The brothers Erickson are posed in different positions as the photographer snaps away. After a few minutes of stiff demeanor, Roky and Sumner relax. Sumner flashes a V with his fingers behind the head of his brother, who grins at the antics as the camera flashes repeatedly. In that moment, all the troubles and pain of years gone recede in the play of a pair of boyish siblings.
Roky leads the way out of Amy's to the front of Waterloo Records. He plants himself before the huge poster advertising the Shout! Factory anthology, I Have Always Been Here Before. (austinchronicle.com/issues/dispatch/2005-03-04/music_phases.html)
"Were you happy with the collection?"
"Yes, I really liked it." A young man with a bleached goatee enters the store ahead of us and holds the door open, his face registering recognition as surprise when Roky Erickson glides past.
"I'm over here," motions Roky, walking directly to the end of an aisle near the main registers. Two of his CDs are on display in the E section, and we thumb through the bin inspecting the other titles.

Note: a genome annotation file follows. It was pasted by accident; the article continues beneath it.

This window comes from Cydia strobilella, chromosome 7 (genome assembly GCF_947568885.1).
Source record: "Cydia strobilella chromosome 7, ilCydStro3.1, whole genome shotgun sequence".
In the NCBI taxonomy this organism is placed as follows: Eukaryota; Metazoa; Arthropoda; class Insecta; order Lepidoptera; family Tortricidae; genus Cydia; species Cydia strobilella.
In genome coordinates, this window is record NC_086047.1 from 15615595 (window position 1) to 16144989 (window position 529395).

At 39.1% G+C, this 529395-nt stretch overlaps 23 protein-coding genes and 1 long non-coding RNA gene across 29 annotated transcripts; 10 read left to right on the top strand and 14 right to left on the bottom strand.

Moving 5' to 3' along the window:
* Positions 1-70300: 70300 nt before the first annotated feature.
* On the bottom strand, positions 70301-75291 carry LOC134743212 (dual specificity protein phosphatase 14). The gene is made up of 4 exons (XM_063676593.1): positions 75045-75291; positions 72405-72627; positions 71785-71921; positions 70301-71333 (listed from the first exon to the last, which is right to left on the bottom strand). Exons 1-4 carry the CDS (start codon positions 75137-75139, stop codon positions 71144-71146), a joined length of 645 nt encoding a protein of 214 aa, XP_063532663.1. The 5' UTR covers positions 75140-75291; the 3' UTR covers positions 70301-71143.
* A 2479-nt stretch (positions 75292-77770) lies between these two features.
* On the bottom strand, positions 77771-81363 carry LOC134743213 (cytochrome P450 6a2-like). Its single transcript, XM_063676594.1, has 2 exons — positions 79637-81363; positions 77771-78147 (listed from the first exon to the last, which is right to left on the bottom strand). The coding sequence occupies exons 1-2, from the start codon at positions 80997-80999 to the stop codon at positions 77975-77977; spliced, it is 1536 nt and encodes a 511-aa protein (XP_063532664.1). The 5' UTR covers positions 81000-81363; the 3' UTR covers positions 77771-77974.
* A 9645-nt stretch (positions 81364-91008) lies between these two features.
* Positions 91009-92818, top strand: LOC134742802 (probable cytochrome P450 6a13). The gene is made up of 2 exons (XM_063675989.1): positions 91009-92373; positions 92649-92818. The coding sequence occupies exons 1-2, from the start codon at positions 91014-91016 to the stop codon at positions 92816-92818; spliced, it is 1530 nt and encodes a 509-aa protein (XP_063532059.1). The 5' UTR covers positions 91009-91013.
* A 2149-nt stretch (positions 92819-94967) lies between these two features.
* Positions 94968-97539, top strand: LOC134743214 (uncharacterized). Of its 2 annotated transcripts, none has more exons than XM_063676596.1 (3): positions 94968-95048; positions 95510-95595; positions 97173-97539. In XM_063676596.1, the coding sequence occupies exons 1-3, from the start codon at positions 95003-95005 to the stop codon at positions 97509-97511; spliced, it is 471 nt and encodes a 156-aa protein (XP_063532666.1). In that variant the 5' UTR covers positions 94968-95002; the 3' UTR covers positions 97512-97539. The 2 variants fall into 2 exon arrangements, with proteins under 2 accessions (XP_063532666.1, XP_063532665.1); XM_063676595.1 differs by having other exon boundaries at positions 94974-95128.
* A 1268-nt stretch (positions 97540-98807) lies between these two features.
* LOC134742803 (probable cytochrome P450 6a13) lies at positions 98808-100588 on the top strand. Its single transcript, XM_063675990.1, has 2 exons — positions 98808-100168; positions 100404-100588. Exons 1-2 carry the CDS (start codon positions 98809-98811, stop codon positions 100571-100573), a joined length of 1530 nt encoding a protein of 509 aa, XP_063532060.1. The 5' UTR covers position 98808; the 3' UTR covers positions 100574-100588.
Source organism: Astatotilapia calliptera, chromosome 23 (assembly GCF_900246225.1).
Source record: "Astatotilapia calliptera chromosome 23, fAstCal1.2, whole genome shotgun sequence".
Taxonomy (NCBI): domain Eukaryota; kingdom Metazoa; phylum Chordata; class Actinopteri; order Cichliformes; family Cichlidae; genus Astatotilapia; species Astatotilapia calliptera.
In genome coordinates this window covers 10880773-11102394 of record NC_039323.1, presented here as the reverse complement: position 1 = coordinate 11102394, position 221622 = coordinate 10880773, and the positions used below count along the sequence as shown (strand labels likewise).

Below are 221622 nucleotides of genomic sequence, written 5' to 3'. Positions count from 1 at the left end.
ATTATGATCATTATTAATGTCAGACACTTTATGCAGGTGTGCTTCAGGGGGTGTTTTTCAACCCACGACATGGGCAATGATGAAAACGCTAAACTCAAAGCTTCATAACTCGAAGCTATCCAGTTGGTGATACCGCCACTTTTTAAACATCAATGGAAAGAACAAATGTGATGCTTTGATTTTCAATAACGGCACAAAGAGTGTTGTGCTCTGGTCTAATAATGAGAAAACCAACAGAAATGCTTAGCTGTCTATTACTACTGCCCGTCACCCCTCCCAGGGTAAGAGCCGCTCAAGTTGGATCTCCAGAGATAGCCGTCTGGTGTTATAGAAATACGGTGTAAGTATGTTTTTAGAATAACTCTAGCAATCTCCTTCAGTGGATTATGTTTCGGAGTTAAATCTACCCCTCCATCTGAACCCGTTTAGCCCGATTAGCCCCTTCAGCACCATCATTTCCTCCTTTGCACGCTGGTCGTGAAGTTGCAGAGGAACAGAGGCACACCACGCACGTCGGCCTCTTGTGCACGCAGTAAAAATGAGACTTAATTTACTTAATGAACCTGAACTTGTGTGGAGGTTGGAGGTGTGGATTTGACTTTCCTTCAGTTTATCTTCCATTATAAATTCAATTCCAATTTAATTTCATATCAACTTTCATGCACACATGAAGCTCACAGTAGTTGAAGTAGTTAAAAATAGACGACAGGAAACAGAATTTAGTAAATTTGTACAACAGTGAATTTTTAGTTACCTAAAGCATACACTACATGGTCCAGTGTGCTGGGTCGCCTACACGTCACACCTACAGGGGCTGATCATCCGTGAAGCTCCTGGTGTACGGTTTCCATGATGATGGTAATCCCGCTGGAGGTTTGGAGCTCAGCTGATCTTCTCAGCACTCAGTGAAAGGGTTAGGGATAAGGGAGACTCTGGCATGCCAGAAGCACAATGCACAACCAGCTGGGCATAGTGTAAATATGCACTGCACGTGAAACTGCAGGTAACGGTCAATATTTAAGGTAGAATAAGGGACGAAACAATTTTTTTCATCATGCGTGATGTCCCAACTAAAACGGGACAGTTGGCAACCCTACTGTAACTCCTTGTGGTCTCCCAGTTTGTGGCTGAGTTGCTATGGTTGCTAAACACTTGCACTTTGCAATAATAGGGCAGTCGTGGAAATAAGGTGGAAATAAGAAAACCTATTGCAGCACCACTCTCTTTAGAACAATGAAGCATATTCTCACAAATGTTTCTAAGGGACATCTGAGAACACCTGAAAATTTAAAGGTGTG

"I don't know the songs on this one very well, except 'Starry Eyes' and 'Don't Slander Me,'" I confess while examining All That May Do My Rhyme. He gives me a sideways glance. "You would if you heard them." He's probably right.
"The Elevators are over here," he beckons, already a few aisles away. We need not search; a CD copy of Easter Everywhere, the band's second album from 1967, lies askew atop the T section.
"Is that a sign?" I tease Roky.
"Yes." He slides Easter Everywhere back into the stack.
"That's got my favorite Elevators song on it," I tell him. "'Slip Inside This House.' What's your favorite Elevators song to sing?"
Roky gives me a wily look, the gleam in his blue eyes starry.
"'You're Gonna Miss Me.'"